Every adult, at some point, is going to get upset with a child. At times, we can handle it. Other times, we may feel like we will lose control. The next time you are feeling overwhelmed and about to flip your lid with a kid, remember to PAUSE. Here are 5 easy steps for regaining balance and control. The PAUSE tool will help you approach a situation and help your child in a calm, productive way. You’ve got this! Video and PAUSE tool created by our Early Childhood Trauma-Informed Collaborative.
Everyday Gestures Help a Child Heal
Stress and challenging experiences are a normal part of life for all families. Sometimes these experiences can feel overwhelming or challenge the child's ability to see the world as a safe and predictable place.
Research shows that witnessing or experiencing traumatic events in childhood can impact the physical development of a child’s brain. You can help reverse the effects. In fact, as a caring adult, you could be the most important factor in helping children heal. Click here for information and resources regarding trauma and toxic stress in young children.
Follow our Facebook and Twitter as we share Your Everyday Gestures Can Help Children Heal materials, created in partnership of the Defending Childhood Initiative, the Ad Council, and Futures without Violence. Through social media, we'll be sharing examples of how all caring adults can practice these gestures with children: Celebrate, Comfort, Listen, Collaborate, and Inspire.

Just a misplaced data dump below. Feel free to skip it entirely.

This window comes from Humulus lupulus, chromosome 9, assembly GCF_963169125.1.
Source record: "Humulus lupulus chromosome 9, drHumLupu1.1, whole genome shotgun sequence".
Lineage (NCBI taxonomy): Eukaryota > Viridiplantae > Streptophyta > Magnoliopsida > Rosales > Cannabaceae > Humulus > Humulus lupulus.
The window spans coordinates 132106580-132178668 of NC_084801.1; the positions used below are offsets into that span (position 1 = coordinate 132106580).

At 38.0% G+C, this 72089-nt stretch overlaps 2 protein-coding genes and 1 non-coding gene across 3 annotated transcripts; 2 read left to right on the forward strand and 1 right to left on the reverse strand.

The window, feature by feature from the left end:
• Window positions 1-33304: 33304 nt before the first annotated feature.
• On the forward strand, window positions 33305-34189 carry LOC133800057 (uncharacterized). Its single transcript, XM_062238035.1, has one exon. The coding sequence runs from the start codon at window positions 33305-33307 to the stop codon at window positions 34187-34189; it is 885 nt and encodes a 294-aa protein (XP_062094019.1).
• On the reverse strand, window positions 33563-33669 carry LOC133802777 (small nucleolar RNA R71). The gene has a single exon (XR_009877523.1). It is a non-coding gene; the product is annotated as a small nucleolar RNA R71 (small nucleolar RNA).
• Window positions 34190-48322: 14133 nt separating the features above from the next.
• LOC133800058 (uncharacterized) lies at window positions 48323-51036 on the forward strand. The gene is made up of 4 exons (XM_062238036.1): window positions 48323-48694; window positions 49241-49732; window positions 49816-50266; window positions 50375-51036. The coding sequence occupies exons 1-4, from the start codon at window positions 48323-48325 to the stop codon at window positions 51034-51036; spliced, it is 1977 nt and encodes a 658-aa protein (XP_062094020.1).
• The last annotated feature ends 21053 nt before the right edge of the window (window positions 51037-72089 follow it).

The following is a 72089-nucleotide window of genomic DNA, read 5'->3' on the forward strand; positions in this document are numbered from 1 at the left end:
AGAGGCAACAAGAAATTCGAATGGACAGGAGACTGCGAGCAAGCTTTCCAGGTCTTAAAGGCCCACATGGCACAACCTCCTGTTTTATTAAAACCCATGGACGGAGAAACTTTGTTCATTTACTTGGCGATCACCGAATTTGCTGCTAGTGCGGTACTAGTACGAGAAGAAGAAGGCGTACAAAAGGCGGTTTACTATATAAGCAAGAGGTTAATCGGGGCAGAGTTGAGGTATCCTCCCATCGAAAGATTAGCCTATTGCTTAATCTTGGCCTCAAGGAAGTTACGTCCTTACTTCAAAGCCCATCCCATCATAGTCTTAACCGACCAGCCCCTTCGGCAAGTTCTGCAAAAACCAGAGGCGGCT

Study Counters Pre-K Fadeout
"Duke University released research showing that North Carolina's investment in public pre-K programs led to better outcomes for its students. Its researchers found that the positive effects -- including higher test scores, less grade retention, and fewer special education placements -- grew or heald steady over the years." Read the report here.
Racial Bias Among Preschool Teachers
"Why are black preschoolers in America more than three times as likely to be suspended than their white classmates?" Perhaps because teachers are more likely to expect young black children -- especially young black boys -- to misbehave, according to a new Yale study. Read more in this Washington Post article.